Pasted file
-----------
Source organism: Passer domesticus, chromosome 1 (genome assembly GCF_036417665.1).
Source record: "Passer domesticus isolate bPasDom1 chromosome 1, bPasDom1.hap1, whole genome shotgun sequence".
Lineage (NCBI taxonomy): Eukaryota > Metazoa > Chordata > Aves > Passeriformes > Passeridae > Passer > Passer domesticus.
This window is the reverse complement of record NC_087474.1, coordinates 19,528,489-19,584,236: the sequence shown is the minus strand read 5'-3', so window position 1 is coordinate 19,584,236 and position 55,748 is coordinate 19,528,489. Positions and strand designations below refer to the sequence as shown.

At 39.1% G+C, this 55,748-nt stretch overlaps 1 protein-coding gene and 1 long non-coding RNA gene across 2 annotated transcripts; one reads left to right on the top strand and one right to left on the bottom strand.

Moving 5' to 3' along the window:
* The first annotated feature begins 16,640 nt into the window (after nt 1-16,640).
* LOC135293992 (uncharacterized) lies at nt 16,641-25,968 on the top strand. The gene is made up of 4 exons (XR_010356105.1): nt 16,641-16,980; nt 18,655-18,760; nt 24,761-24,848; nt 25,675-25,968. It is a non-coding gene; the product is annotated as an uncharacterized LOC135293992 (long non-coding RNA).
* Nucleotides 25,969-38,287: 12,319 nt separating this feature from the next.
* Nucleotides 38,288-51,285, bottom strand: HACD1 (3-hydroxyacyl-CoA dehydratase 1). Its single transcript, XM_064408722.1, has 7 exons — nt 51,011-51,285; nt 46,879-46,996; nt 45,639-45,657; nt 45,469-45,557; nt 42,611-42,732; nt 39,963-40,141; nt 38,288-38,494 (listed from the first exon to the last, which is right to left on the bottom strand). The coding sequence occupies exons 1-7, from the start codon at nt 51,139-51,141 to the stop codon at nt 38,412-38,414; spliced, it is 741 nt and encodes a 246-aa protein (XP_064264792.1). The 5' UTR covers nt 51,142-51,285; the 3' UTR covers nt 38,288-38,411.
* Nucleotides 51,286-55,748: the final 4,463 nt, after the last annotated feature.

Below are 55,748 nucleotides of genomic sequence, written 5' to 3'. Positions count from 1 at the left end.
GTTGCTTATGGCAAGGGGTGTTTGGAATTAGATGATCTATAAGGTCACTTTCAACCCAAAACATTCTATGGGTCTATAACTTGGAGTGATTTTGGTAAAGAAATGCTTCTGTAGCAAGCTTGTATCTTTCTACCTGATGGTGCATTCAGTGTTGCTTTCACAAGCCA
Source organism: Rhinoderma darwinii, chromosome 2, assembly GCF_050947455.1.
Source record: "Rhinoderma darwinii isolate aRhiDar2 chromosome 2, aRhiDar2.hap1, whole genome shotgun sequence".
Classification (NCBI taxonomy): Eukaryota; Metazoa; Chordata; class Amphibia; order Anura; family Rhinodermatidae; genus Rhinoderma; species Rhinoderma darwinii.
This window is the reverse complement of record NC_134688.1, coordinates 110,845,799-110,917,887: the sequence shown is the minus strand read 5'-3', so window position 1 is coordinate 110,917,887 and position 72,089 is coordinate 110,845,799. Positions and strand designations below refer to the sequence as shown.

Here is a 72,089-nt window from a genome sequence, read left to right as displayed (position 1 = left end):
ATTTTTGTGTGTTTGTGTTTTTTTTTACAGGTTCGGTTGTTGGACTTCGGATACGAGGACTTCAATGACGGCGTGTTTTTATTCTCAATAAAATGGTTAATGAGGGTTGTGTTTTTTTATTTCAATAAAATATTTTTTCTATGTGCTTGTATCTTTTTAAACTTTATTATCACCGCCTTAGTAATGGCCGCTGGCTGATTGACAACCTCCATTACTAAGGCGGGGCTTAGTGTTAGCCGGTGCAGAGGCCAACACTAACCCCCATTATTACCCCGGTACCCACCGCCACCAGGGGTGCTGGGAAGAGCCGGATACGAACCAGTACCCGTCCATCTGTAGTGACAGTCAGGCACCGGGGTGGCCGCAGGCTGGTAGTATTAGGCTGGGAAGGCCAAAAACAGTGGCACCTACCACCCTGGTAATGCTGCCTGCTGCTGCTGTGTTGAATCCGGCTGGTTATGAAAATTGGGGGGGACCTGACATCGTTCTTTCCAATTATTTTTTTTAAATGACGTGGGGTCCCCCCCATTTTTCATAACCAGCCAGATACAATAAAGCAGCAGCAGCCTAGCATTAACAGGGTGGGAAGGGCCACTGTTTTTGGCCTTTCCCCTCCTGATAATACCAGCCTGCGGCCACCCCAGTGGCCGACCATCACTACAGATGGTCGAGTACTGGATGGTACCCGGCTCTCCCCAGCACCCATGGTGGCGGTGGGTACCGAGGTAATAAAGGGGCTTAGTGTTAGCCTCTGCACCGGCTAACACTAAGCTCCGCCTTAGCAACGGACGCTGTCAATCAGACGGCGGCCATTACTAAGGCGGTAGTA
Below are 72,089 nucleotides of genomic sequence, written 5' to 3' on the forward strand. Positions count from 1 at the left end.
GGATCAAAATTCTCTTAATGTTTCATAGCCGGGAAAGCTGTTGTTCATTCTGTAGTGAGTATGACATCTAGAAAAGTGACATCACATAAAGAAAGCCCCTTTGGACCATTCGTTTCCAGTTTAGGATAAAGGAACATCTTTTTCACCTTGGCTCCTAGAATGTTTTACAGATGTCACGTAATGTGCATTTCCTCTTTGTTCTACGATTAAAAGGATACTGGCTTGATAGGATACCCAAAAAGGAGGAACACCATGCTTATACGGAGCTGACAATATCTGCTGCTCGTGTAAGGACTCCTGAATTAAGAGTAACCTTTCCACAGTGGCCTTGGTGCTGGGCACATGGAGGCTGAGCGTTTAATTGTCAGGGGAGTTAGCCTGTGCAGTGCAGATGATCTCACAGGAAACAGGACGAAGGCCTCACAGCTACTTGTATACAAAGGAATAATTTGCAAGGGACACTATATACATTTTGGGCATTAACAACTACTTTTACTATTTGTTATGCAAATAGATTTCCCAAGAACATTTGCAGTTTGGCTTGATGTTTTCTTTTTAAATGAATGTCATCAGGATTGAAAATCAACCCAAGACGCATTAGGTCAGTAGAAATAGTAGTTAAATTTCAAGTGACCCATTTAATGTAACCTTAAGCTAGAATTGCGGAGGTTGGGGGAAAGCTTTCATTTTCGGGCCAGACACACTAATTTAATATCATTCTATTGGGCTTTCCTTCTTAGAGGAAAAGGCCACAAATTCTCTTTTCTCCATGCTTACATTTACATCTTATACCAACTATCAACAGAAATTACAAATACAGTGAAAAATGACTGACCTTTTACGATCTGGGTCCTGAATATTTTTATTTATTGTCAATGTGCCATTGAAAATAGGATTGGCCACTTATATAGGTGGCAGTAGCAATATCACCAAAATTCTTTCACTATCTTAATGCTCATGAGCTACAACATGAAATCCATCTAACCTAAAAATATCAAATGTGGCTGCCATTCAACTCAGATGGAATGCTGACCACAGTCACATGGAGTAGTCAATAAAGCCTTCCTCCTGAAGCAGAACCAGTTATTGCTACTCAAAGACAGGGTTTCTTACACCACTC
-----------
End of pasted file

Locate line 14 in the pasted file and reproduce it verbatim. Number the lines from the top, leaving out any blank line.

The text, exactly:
Source organism: Rhinoderma darwinii, chromosome 2, assembly GCF_050947455.1.